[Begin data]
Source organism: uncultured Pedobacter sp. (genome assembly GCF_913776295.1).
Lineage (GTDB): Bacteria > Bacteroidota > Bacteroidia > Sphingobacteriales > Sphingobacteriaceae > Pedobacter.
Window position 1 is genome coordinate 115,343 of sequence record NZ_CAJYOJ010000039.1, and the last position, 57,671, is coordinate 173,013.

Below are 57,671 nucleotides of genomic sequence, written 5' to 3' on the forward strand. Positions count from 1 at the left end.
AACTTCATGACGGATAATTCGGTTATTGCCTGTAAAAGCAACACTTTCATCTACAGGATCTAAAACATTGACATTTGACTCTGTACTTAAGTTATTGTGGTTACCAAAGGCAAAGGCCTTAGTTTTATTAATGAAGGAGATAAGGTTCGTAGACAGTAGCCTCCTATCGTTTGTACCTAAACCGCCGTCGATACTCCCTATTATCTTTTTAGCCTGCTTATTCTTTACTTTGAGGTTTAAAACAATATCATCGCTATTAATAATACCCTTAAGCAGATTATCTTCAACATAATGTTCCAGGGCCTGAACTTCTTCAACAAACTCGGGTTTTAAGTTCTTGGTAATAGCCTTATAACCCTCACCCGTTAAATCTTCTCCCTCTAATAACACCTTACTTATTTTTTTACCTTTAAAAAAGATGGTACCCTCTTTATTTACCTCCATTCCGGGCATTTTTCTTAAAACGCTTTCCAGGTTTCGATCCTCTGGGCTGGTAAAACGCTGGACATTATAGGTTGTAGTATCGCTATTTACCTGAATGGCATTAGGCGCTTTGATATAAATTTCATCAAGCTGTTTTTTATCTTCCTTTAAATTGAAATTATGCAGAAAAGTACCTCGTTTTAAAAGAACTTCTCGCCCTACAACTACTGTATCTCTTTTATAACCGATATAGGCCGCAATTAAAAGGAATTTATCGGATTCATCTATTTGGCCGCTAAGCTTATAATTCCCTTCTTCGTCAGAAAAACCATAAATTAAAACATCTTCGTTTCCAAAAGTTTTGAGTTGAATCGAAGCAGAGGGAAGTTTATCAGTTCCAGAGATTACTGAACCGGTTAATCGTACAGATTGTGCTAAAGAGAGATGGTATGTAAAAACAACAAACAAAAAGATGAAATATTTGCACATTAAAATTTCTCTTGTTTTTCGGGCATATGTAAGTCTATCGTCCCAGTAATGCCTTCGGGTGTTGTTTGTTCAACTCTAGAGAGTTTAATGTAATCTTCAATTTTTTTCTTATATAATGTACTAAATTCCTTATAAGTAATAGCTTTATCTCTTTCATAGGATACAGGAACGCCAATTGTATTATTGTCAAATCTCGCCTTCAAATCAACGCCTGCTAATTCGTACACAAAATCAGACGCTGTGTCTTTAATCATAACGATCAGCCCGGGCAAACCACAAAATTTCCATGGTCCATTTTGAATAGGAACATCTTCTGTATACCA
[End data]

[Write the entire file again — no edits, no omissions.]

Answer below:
Source organism: uncultured Pedobacter sp. (genome assembly GCF_913776295.1).
Lineage (GTDB): Bacteria > Bacteroidota > Bacteroidia > Sphingobacteriales > Sphingobacteriaceae > Pedobacter.
Window position 1 is genome coordinate 115,343 of sequence record NZ_CAJYOJ010000039.1, and the last position, 57,671, is coordinate 173,013.

Below are 57,671 nucleotides of genomic sequence, written 5' to 3' on the forward strand. Positions count from 1 at the left end.
AACTTCATGACGGATAATTCGGTTATTGCCTGTAAAAGCAACACTTTCATCTACAGGATCTAAAACATTGACATTTGACTCTGTACTTAAGTTATTGTGGTTACCAAAGGCAAAGGCCTTAGTTTTATTAATGAAGGAGATAAGGTTCGTAGACAGTAGCCTCCTATCGTTTGTACCTAAACCGCCGTCGATACTCCCTATTATCTTTTTAGCCTGCTTATTCTTTACTTTGAGGTTTAAAACAATATCATCGCTATTAATAATACCCTTAAGCAGATTATCTTCAACATAATGTTCCAGGGCCTGAACTTCTTCAACAAACTCGGGTTTTAAGTTCTTGGTAATAGCCTTATAACCCTCACCCGTTAAATCTTCTCCCTCTAATAACACCTTACTTATTTTTTTACCTTTAAAAAAGATGGTACCCTCTTTATTTACCTCCATTCCGGGCATTTTTCTTAAAACGCTTTCCAGGTTTCGATCCTCTGGGCTGGTAAAACGCTGGACATTATAGGTTGTAGTATCGCTATTTACCTGAATGGCATTAGGCGCTTTGATATAAATTTCATCAAGCTGTTTTTTATCTTCCTTTAAATTGAAATTATGCAGAAAAGTACCTCGTTTTAAAAGAACTTCTCGCCCTACAACTACTGTATCTCTTTTATAACCGATATAGGCCGCAATTAAAAGGAATTTATCGGATTCATCTATTTGGCCGCTAAGCTTATAATTCCCTTCTTCGTCAGAAAAACCATAAATTAAAACATCTTCGTTTCCAAAAGTTTTGAGTTGAATCGAAGCAGAGGGAAGTTTATCAGTTCCAGAGATTACTGAACCGGTTAATCGTACAGATTGTGCTAAAGAGAGATGGTATGTAAAAACAACAAACAAAAAGATGAAATATTTGCACATTAAAATTTCTCTTGTTTTTCGGGCATATGTAAGTCTATCGTCCCAGTAATGCCTTCGGGTGTTGTTTGTTCAACTCTAGAGAGTTTAATGTAATCTTCAATTTTTTTCTTATATAATGTACTAAATTCCTTATAAGTAATAGCTTTATCTCTTTCATAGGATACAGGAACGCCAATTGTATTATTGTCAAATCTCGCCTTCAAATCAACGCCTGCTAATTCGTACACAAAATCAGACGCTGTGTCTTTAATCATAACGATCAGCCCGGGCAAACCACAAAATTTCCATGGTCCATTTTGAATAGGAACATCTTCTGTATACCA